Introduction to Mindful Eating

“Mindful eating” has been gaining popularity, but as Jon Kabat-Zinn (founder of the Mindfulness-Based Stress Reduction program) once said, the practice of mindfulness itself is “deceptively simple.” How easy is it, really, to pay attention to our  present experience as we engage in an activity such as eating? As you may already know, it’s actually quite difficult. To begin with, so many other activities often compete with the simple act of smelling, tasting, or slowly chewing our food: Driving, watching television, reading emails, attending to thoughts or “to-do’s.” Let’s face it, we are a nation of multi-taskers, experts at squeezing the most productivity into each moment but rarely full participating – really landing, with both of our feet — in our actual experience as it unfolds. And so, we miss out on the richness of experiences such as eating a ripe, luscious strawberry, or savoring a piece of chocolate or an ear of corn. We are often unaware of our body’s cues of hunger or satiety (fullness), or even why we might be eating in the first place. As a result, many of us remain painfully disconnected from our bodies and from the food we consume, to our own physical and emotional detriment.

Curious to see what it’s like to actually be with your food as you eat it? After all, it’s a very intimate experience, this act of consuming an object of food to nourish the body in a nutritional, emotional, or spiritual way.  Sometime in the autumn months of 2011, I’ll be offering several free Mindful Eating events at local farmers markets, where we can practice bringing mindful awareness to the experience of choosing and eating several savory treats. In the meantime, however, check out the following instructions to “dip” your toes into the practice of mindful eating – this basic eating exercise is adapted from the popular “raisin” exercise used in many mindfulness-based programs:

Step one is identifying a food item that you want to use for this exercise. I would recommend that you use something that is small in size, such as a raisin or other piece of fruit (such as a slice of apple), but you can also use a piece of chocolate or a cracker, for example. If it is something that might melt easily, keep it in its wrapper or hold it in a napkin until placing it into your mouth. Find a location where you can practice this exercise undisturbed – it will take you about 5 minutes or so. It is important that you take the full time to complete this exercise.

Next, bring a sense of curiosity and playfulness to this exercise (remember what you might have believed as a child – food can be fun!) by imagining that you are a hungry visitor from another universe and your task is to gather information to take back to your home planet. To do so, you must carefully inspect and then consume this food to learn as much about it as you can. In the following order:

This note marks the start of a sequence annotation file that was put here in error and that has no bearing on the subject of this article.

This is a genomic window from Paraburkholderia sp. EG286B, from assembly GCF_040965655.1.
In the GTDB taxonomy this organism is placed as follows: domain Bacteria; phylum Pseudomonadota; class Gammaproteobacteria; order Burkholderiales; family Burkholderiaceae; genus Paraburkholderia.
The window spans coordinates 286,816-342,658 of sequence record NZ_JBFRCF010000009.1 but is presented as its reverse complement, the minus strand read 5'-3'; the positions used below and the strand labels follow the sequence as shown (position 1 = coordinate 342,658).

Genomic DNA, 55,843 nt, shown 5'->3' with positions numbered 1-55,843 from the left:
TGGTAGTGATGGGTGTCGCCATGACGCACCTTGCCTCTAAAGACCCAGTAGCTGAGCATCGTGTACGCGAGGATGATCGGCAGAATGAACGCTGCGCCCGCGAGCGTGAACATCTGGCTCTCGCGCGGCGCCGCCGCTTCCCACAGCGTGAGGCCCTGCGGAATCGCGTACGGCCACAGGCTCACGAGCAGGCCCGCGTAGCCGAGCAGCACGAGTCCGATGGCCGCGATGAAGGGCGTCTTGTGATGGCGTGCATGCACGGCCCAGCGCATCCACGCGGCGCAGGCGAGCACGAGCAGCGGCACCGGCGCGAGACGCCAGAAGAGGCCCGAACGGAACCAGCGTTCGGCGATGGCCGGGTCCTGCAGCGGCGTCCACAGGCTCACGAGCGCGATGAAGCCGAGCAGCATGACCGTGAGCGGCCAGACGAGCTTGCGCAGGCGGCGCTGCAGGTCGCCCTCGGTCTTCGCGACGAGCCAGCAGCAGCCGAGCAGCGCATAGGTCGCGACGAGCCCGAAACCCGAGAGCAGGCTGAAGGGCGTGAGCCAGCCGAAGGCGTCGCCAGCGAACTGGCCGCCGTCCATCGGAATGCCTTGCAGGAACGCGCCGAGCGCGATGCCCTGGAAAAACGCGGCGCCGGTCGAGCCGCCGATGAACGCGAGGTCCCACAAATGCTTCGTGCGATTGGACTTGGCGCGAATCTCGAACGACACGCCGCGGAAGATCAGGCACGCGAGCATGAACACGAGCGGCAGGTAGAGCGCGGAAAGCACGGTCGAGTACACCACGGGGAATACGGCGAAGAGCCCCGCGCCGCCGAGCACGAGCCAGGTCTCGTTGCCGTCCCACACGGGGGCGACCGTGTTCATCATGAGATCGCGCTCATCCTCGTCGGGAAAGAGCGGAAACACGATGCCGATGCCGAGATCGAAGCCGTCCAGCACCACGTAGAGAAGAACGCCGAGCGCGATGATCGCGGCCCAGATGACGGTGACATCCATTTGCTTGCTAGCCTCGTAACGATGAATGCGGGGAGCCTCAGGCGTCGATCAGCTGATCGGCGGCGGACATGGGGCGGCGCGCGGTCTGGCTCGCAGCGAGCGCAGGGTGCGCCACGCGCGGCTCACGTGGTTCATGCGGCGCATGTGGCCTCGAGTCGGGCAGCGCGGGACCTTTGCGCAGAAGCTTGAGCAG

1) Hold the food item in your hand
2) Look at the food item, noticing any interesting details about its appearance (such as color, size, texture, contours, etc.). Imagine that you have never seen this item before. Play with this food item – hold it up to the light, squeeze it between your fingers, even rub it against your cheek.
3) Bring the item close to your nose, and carefully smell it. Take at least a minute to do so. Notice your body’s reaction to this prolonged exposure to the food item although you haven’t begun to eat it.
4) Place the food item in your mouth (but don’t chew or swallow!) – run your tongue over the item, noticing flavors, textures; explore the sensations of holding this item in your mouth
5) Continue holding the food in your mouth and observe your experience of doing so (but don’t chew!)
6) Make the decision to chew the item, and then do so, trying to chew it as slowly as possible
7) Try to bring intention to the act of swallowing the food item as well – did it happen before you were even aware of the decision to swallow?
8)  Note any lingering taste in your mouth from the food item
9) Observe any reactions (thoughts, feelings, sensations in the mouth or body) to your experience of consuming the food item

Remember, there is no “right” or “wrong” way of completing this exercise. If you noticed that your mind was busy critiquing your experience of mindful eating, if certain strong emotions arose because you’re currently limiting your intake of food (perhaps this was a “forbidden” food or you weren’t “supposed” to eat this food right now), or if you became so easily distracted that you gobbled up this morsel of food in one bite, that’s okay. You’ve just learned some useful information about how you might get caught in “auto-pilot” during your daily routine of eating, and how easy it can be to gobble our food even when we are attempting to attend fully to the experience of eating. Simply practice this exercise again and again, ideally once a day, and see how your experience varies from one mindful eating exercise to the next. It’s really that simple (and not that simple): biting, chewing, savoring, swallowing. Can you remain present from one bite to the next?